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Article
November 8, 1965

Myxedema in Hyperthyroidism

Author Affiliations

From the Division of Dermatology, University of Oregon Medical School, Portland.

JAMA. 1965;194(6):663. doi:10.1001/jama.1965.03090190085021
Abstract

Myxedema, strictly speaking, is a boggy swelling of the skin and subcutaneous tissue which results from the deposition of mucin. It traditionally occurs in hypothyroid states, and recognition of this generalized nonpitting edema provides the physician with a reason to suspect hypothyroidism.

The lesions of localized myxedema which usually occur in the pretibial areas are also collections of mucin in the skin, as the name implies. These circumscribed lesions develop not in the hypothyroid patient as one might expect, but rather in the hyperthyroid individual who almost invariably has exophthalmos. The lesions usually appear after medical or surgical suppression of thyroid activity.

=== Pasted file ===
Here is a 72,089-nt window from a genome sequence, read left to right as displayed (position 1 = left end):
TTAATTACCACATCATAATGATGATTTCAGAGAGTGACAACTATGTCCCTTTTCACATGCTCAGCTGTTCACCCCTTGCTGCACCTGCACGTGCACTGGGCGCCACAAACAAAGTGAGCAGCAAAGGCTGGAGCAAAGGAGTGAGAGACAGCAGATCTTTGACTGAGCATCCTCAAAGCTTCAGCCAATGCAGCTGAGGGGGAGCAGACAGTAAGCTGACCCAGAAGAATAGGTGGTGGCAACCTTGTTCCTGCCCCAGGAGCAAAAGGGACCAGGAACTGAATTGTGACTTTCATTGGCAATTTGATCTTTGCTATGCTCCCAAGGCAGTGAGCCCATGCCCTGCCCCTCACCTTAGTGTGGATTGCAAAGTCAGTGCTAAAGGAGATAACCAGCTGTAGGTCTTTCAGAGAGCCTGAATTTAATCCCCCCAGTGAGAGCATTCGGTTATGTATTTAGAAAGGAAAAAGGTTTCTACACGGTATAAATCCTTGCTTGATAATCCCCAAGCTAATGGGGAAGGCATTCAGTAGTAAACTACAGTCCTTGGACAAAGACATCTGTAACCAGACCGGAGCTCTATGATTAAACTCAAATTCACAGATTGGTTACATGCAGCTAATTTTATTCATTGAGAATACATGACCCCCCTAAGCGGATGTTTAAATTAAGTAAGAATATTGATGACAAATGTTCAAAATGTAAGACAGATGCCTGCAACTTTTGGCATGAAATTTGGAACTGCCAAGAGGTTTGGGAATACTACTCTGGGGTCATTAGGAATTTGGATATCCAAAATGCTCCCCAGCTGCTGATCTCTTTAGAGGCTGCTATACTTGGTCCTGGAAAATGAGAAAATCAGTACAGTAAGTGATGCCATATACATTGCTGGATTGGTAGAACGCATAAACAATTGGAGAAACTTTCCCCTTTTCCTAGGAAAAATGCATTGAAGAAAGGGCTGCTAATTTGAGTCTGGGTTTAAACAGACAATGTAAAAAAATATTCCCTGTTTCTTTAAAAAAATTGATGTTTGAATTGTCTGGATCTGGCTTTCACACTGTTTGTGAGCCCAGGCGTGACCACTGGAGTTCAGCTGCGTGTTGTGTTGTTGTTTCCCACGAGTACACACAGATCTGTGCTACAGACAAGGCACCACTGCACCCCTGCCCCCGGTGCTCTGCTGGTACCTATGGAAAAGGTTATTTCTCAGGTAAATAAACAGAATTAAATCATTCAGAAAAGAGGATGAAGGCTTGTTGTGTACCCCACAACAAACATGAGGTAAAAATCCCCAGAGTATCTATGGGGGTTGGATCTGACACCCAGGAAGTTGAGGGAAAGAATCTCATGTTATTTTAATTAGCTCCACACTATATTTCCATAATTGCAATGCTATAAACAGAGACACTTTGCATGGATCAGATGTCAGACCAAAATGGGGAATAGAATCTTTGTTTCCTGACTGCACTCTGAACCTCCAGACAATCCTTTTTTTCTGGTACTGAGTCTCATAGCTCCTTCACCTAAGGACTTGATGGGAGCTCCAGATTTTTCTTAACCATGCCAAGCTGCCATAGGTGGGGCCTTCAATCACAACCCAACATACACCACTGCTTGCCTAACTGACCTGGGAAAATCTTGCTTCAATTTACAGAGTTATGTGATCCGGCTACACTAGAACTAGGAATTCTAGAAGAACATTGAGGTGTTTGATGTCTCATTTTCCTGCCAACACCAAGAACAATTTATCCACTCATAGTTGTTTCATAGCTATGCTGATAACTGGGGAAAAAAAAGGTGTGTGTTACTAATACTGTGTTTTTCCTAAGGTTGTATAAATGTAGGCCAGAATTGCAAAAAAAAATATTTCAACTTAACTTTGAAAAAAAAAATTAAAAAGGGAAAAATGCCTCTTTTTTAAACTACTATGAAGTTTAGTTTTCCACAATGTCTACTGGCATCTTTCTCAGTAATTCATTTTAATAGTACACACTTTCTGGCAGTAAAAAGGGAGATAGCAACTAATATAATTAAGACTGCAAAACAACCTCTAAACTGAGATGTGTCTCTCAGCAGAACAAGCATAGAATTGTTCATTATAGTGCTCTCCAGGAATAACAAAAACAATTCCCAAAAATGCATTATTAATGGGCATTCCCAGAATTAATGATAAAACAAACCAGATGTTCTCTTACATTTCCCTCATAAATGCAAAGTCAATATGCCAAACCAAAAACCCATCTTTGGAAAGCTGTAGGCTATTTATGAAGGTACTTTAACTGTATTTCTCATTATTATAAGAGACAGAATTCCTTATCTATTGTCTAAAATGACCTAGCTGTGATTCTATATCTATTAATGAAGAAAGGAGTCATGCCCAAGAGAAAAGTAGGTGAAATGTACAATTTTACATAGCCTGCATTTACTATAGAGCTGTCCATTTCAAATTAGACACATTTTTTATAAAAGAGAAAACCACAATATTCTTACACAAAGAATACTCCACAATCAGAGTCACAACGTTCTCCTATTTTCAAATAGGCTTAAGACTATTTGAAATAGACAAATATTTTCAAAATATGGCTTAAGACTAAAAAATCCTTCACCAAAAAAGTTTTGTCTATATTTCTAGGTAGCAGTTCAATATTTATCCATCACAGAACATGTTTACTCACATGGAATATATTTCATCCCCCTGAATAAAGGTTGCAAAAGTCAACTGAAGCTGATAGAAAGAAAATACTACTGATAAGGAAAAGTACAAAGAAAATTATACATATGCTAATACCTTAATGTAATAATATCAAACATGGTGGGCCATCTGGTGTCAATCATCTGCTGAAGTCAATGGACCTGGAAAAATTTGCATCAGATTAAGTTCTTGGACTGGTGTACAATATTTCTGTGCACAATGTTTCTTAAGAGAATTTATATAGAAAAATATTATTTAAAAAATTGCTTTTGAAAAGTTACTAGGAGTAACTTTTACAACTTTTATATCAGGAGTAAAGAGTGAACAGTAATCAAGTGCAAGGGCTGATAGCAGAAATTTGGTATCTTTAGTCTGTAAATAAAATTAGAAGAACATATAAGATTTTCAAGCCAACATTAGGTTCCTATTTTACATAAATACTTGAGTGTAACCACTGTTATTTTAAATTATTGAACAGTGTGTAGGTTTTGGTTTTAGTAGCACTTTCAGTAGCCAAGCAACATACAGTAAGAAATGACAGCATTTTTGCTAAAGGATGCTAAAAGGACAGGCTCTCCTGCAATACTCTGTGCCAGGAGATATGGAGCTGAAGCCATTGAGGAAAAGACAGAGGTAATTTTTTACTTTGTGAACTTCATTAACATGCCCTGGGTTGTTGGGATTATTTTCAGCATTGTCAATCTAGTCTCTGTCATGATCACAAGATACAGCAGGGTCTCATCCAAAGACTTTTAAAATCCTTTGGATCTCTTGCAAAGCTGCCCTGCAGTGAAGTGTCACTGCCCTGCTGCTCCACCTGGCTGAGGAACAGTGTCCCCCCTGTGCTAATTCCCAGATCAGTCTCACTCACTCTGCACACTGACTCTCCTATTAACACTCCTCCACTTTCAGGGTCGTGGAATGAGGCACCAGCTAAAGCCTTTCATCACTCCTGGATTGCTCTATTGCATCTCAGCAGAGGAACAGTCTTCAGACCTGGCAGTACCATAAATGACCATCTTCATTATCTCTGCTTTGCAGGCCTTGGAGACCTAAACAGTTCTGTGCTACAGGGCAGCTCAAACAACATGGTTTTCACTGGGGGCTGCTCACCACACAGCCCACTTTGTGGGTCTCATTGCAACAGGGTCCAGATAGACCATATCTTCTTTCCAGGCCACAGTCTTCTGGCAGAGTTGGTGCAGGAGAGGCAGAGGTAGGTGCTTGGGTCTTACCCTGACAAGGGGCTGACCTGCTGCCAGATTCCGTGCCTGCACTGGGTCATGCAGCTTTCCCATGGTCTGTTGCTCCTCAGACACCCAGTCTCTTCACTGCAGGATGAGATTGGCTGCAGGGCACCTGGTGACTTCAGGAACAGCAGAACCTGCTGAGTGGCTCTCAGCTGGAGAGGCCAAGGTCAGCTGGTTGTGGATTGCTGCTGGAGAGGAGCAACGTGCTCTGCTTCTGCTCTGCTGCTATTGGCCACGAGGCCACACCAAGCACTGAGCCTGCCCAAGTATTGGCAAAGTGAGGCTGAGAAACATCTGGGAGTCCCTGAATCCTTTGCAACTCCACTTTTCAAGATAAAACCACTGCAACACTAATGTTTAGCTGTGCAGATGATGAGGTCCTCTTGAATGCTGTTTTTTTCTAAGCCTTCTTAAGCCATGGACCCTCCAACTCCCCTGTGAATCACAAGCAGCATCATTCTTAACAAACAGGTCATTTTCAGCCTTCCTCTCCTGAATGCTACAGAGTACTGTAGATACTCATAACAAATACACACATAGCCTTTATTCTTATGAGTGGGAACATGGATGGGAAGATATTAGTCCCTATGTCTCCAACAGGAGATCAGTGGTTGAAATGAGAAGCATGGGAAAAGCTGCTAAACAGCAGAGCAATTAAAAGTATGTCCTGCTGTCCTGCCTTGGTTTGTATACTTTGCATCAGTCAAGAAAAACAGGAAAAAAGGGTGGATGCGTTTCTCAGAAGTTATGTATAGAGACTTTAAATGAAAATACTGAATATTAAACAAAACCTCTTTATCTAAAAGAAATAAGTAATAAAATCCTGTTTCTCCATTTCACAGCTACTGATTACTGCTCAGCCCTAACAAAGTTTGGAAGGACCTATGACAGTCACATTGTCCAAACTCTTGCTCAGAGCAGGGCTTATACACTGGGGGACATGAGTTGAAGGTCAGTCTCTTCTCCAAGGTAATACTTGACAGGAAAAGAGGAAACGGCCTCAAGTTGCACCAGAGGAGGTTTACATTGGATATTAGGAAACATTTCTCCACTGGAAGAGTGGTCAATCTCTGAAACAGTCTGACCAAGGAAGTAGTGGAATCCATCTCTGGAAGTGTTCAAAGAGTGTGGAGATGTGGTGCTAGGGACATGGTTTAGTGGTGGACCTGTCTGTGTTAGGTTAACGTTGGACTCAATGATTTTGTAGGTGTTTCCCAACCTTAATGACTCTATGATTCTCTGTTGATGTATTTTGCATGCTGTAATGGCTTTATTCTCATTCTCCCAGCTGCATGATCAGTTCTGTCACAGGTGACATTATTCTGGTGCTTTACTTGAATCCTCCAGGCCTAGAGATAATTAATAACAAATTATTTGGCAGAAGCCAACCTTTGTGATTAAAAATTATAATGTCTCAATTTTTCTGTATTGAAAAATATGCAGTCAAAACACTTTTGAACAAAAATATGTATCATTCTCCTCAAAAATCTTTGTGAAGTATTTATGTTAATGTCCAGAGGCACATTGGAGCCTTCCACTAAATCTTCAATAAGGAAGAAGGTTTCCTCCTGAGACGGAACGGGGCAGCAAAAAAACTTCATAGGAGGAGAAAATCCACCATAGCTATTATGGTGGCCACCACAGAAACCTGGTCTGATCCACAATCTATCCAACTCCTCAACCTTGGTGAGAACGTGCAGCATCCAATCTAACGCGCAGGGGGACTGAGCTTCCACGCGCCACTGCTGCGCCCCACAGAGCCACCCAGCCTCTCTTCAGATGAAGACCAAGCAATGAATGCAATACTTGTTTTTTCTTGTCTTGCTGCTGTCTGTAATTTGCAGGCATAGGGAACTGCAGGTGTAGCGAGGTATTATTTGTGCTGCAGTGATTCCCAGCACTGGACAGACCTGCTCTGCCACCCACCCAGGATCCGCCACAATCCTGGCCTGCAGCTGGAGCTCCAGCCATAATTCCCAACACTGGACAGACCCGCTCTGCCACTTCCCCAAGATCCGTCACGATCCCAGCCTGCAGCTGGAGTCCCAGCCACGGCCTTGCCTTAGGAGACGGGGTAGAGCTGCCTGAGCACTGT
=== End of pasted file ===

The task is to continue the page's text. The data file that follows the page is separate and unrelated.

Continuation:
Mucin in either type of myxedema appears to be the same. It represents an increase of the mucin normally present in the ground substance of the dermal connective tissue, and it can be demonstrated histochemically with a stain for acid mucopolysaccharides, such as Alcian blue, methylene blue, or

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